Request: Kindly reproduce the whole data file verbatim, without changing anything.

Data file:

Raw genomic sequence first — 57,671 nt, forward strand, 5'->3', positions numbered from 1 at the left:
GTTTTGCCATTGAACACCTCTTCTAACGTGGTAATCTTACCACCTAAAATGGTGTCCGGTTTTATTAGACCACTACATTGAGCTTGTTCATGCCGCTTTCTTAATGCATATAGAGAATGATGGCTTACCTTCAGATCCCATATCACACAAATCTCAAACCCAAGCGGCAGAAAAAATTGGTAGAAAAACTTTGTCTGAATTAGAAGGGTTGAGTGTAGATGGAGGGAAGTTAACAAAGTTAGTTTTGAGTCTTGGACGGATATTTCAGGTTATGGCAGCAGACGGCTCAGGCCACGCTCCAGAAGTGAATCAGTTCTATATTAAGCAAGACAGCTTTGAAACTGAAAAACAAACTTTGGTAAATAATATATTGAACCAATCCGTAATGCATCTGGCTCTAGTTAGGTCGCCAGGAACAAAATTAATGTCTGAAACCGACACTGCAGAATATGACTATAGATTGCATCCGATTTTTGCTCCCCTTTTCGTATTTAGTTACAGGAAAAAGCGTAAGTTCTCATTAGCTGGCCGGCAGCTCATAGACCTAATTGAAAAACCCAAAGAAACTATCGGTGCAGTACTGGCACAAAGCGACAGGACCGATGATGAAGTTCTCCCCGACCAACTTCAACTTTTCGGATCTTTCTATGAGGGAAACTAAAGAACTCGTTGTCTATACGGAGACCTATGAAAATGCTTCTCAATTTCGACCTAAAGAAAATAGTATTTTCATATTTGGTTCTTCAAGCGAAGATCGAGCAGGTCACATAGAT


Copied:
Raw genomic sequence first — 57,671 nt, forward strand, 5'->3', positions numbered from 1 at the left:
GTTTTGCCATTGAACACCTCTTCTAACGTGGTAATCTTACCACCTAAAATGGTGTCCGGTTTTATTAGACCACTACATTGAGCTTGTTCATGCCGCTTTCTTAATGCATATAGAGAATGATGGCTTACCTTCAGATCCCATATCACACAAATCTCAAACCCAAGCGGCAGAAAAAATTGGTAGAAAAACTTTGTCTGAATTAGAAGGGTTGAGTGTAGATGGAGGGAAGTTAACAAAGTTAGTTTTGAGTCTTGGACGGATATTTCAGGTTATGGCAGCAGACGGCTCAGGCCACGCTCCAGAAGTGAATCAGTTCTATATTAAGCAAGACAGCTTTGAAACTGAAAAACAAACTTTGGTAAATAATATATTGAACCAATCCGTAATGCATCTGGCTCTAGTTAGGTCGCCAGGAACAAAATTAATGTCTGAAACCGACACTGCAGAATATGACTATAGATTGCATCCGATTTTTGCTCCCCTTTTCGTATTTAGTTACAGGAAAAAGCGTAAGTTCTCATTAGCTGGCCGGCAGCTCATAGACCTAATTGAAAAACCCAAAGAAACTATCGGTGCAGTACTGGCACAAAGCGACAGGACCGATGATGAAGTTCTCCCCGACCAACTTCAACTTTTCGGATCTTTCTATGAGGGAAACTAAAGAACTCGTTGTCTATACGGAGACCTATGAAAATGCTTCTCAATTTCGACCTAAAGAAAATAGTATTTTCATATTTGGTTCTTCAAGCGAAGATCGAGCAGGTCACATAGAT